Row heats up over BT broadband price rises

Seventy ISPs have banded together to fight BT's decision to charge significantly more for some of its ADSL business products

BT's decision to hike the cost of some of its wholesale business-broadband packages has caused anger and alarm among many of the UK's smaller Internet Service Providers.

Over 70 of these ISPs have banded together into a new organisation called the UK Internet Federation (UKIF) in an attempt to fight the price rises. UKIF has argued that the situation flags up the lack of effective competition in the UK broadband sector.

"Since BT Wholesale has 90 percent of the DSL market, Ofcom is at best ineffective and at worst supportive of the monopoly it is charged with regulating," said UKIF spokesman Stephen Dyer, according to ADSLGuide.org.uk.

"Allowing BT unconstrained control of the wholesale price of broadband will severely hinder the development of the Internet industry as a whole, and can only serve to restrict consumer choice and raise end-user prices," Dyer added.

As previously reported, BT announced last week that it was raising the cost of several of its wholesale business broadband packages -- known as IPStream -- by as much as 30 percent. These products are bought from BT by ISPs and then resold to individual businesses and home users.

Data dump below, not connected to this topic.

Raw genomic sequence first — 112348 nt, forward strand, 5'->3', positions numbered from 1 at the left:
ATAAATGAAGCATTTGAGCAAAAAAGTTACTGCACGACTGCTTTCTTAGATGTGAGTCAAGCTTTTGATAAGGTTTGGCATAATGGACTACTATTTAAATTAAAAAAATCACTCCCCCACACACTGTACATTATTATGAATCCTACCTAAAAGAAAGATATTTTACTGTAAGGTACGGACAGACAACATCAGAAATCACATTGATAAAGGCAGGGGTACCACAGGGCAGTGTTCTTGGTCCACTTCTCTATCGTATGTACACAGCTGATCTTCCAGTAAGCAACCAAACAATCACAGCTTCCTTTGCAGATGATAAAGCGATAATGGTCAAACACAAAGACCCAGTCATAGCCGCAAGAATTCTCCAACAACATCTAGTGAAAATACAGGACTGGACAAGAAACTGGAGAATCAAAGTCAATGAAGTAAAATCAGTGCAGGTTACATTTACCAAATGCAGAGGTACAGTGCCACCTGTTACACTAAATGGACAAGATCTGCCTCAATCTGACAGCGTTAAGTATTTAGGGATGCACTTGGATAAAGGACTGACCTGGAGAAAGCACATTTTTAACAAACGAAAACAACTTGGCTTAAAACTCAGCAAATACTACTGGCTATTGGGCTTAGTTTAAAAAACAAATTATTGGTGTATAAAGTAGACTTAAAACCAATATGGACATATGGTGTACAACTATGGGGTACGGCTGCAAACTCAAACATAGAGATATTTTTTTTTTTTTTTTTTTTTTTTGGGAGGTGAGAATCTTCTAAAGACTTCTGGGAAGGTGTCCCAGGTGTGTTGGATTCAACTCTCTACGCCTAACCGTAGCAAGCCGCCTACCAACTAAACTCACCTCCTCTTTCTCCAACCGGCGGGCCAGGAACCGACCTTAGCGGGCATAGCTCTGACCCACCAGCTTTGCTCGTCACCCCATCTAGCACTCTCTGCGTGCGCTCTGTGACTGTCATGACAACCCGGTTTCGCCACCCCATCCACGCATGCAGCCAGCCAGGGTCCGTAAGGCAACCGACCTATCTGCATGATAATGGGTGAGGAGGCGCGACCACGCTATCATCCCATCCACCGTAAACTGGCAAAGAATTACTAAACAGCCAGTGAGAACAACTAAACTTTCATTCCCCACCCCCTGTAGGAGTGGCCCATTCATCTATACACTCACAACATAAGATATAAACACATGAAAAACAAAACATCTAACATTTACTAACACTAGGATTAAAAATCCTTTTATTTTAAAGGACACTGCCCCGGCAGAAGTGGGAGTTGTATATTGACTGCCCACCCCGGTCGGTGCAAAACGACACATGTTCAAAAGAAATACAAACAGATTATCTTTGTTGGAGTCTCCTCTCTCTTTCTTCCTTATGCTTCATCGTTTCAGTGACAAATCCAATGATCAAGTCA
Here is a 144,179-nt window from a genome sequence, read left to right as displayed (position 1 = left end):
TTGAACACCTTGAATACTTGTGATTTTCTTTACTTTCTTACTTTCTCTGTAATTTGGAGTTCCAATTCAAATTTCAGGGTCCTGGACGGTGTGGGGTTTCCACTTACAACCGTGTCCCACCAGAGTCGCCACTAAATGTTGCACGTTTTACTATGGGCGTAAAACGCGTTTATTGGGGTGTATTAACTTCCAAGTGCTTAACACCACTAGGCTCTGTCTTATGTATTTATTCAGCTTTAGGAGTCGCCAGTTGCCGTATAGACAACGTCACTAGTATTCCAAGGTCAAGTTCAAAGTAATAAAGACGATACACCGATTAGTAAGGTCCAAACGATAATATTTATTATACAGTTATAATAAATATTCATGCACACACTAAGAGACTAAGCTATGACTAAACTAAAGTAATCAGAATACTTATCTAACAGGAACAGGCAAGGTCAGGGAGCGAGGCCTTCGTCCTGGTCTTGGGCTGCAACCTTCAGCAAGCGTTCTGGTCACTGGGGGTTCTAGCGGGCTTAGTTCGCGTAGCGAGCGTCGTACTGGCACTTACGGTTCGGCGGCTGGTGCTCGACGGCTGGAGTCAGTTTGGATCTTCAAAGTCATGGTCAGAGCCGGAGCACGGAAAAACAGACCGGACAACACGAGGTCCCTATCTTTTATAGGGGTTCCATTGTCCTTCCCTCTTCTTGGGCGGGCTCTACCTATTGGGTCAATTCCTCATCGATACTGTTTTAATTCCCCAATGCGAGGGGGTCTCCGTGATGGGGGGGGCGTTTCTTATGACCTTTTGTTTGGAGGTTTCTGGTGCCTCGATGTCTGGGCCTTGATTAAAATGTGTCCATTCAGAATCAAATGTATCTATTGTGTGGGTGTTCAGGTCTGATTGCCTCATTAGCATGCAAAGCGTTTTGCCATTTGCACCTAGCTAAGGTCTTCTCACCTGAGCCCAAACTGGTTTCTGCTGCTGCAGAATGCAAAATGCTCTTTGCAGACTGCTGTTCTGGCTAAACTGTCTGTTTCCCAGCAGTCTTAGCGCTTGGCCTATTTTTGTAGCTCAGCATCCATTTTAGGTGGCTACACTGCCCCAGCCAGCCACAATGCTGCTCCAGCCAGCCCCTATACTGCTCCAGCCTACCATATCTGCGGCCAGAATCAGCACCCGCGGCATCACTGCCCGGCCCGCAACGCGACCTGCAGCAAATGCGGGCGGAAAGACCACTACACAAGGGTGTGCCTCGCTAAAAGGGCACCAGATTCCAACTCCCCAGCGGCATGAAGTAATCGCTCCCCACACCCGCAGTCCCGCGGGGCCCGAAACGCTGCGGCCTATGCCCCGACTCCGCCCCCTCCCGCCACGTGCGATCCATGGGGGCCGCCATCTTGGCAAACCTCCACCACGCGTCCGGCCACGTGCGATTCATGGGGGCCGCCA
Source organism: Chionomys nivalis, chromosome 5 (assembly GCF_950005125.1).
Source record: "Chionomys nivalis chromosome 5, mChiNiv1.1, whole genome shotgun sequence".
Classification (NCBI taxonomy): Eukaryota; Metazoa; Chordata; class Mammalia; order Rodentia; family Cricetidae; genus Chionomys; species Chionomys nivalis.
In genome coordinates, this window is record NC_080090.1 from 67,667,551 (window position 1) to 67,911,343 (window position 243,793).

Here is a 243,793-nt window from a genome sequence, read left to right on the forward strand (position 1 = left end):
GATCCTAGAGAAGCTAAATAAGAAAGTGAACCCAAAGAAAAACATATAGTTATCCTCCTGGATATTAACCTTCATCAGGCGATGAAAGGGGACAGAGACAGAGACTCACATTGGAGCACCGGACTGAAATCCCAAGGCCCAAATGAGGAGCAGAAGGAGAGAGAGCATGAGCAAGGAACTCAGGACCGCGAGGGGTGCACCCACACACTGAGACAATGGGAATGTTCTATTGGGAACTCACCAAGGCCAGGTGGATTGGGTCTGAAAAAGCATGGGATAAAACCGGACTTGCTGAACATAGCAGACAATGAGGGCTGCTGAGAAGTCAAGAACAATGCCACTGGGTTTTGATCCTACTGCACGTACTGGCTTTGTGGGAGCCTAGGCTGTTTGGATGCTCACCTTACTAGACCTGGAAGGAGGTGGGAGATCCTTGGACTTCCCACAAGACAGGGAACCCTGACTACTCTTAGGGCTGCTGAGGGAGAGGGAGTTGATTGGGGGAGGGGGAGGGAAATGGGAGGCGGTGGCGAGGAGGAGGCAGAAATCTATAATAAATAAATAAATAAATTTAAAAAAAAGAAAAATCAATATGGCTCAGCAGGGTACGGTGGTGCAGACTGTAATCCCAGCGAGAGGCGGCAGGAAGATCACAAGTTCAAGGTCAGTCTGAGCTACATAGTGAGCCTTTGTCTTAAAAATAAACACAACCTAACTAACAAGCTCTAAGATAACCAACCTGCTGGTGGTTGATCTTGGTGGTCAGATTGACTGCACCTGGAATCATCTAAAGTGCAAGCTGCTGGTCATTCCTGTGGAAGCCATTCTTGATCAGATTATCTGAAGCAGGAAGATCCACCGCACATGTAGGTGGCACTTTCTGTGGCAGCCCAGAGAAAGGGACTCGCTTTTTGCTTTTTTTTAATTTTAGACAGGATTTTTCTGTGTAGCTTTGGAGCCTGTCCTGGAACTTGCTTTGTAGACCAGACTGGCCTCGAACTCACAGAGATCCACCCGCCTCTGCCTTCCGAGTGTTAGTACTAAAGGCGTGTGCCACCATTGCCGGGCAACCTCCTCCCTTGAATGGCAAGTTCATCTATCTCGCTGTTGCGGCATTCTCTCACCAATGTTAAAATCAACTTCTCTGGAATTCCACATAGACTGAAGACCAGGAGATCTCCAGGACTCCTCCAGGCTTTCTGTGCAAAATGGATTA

ISPs have few alternative suppliers of wholesale broadband products apart from BT. Ian Fogg, European broadband analyst for Jupiter Research, said that this means that price rises for BT's products have a direct impact on these ISPs.

"A slight movement in the wholesale cost can damage the business model of these ISPs quite dramatically," said Fogg.

According to informed sources, BT had to make these price rises because Ofcom will soon rule that the telco has been pricing its various broadband products unfairly.

The regulator is expected to rule later this summer that IPStream products have been too cheap relative to Datastream -- a separate product that rival operators can use to compete with BT Wholesale to offer their own alternative broadband products.

BT has declined to go into too much detail about its motivation in bringing in such unexpected and unwelcome price rises, but it has said that the move was made "in order to meet our regulatory obligations".

One of the major factors behind the current boom in broadband take-up in Britain has been a sharp drop in prices. Some ISPs, including Entanet and Zen Internet, have already said they will not pass the price rises onto consumers. This, though, begs the question as to whether other ISPs will also be able to absorb the rises without risking financial ruin.

However, Fogg points out that these IPStream price rises are just one factor in a broadband market that is moving very quickly at present. Local-loop unbundling and Datastream prices both dropped recently, and could fall further.

"We're in a period of change at the wholesale broadband level."

"I would expect the processes and prices of a range of broadband services to change over the next few months. This isn't the end, it's just another step," Fogg said.

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